The impact you make

Uncategorized Oct 05, 2021

How often do you stop and think about the difference you really make?

Its a good exercise to do for a number of reasons. Here are some of them

  • reminds you how good you are
  • builds or re-builds your confidence
  • ensures you get the best outcome at your next performance appraisal
  • helps you build CVs that get you interviews
  • gives compelling reasons to an interviewer why they might want to make you a job offer.

I'm going to build on the example in the video and introduce a few others. Take a look and then think about the impact you have. 

The Teacher

When a student knows their times tables, it allows them to do simple maths more easily in their head, not just at school and in exams, but throughout their life, whether it's adding up the cost of items in a shop, playing darts, or as part of their job.

A student learning history, learns things that help them make good decisions and judgements, but also great research skills, how to distinguish fake information, how to summarise and articulate information in different formats. That is, of course useful in all sorts of situations throughout their life. For example, when I asked an accountant what he looked for in young people he employs, he said he'd rather have someone with a history degree because they have those skills and as long as they demonstrate some maths ability he can teach them the accounting stuff. 

The Nurse

You could say that a nurse just helps people get better. It's true, but only part of the picture. The way that they interact with patients helps them recover better or self-manage a condition they have to live with. Sometimes the ripples of this will be that the patient is able to carry on earning a living or engaging in a particular hobby.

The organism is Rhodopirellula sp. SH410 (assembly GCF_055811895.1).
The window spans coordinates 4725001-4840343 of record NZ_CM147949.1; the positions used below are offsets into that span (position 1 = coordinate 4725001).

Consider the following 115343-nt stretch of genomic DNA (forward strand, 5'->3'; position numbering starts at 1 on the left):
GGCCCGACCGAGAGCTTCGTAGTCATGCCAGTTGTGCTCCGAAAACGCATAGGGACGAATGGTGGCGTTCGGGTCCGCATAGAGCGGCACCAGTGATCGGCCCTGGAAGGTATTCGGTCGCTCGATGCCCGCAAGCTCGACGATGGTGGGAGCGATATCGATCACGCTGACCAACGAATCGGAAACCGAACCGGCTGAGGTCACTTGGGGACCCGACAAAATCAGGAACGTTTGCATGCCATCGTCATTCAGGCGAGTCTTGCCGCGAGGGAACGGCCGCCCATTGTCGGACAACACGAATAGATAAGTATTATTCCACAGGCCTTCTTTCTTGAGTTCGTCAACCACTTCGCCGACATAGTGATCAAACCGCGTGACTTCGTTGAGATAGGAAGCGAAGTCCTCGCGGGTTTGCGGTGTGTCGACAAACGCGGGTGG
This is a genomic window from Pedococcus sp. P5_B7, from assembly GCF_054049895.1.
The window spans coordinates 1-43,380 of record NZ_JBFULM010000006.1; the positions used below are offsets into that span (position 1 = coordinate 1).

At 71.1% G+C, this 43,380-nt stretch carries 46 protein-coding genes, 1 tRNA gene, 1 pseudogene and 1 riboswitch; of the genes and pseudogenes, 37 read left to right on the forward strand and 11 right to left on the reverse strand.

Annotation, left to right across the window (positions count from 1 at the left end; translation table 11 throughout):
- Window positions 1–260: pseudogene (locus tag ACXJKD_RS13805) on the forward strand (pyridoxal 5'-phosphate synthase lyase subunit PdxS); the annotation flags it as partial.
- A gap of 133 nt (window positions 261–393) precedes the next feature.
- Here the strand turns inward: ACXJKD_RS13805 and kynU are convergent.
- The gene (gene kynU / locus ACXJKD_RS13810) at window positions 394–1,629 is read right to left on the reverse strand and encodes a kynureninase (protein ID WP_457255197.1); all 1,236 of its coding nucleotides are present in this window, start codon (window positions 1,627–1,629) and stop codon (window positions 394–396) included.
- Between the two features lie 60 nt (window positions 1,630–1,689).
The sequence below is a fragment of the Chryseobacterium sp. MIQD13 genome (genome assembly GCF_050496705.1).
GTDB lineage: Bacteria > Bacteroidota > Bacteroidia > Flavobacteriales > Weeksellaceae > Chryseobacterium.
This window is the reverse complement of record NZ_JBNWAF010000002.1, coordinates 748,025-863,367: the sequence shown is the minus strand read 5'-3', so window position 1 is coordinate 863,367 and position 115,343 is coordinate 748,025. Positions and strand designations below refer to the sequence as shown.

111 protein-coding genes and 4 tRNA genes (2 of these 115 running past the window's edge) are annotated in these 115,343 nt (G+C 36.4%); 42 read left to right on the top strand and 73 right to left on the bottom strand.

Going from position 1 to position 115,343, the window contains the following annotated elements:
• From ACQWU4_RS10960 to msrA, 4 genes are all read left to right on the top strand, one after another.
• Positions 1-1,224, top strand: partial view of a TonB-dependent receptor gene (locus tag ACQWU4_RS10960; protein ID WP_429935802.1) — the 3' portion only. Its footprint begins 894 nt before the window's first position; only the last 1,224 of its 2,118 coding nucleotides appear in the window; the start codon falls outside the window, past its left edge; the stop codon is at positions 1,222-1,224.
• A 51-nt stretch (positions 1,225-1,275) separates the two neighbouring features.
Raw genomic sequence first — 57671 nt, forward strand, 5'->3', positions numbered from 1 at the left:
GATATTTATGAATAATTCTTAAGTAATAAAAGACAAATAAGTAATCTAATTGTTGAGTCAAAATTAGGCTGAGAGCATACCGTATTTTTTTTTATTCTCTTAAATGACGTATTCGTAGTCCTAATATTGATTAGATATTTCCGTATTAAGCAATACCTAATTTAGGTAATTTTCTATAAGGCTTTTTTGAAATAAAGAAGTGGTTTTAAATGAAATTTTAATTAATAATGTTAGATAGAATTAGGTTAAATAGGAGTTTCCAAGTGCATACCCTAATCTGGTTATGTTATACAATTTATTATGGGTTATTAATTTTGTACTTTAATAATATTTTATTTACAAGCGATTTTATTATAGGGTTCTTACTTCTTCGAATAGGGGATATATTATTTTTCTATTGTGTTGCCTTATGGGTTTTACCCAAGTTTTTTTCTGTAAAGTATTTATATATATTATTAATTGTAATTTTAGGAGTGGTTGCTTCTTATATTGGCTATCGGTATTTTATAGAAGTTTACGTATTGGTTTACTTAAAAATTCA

And sometimes it helps their families cope with traumatic situations more easily so they can still contribute in other areas of their life without it becoming overwhelming. 

The Career Coach

I can't let this pass without acknowledging the impact my fellow Career Coaches have. If they work with someone and show them  the skills and strategies that to get jobs they love that support a lifestyle they want, the impact is huge. That person doesn't experience the "Sunday night blues", they enjoy going to work, they experience less stress (they are mentally and often physically healthier). Their organisation benefits because that person is likely to perform better, give more and be easier to manage. Their family, friends and community benefit because that person is fully present rather than having half a mind on work. And ultimately services like the NHS benefit because that person doesn't need so many of their resources.


So what impact do you have, and where do the ripples take you? 


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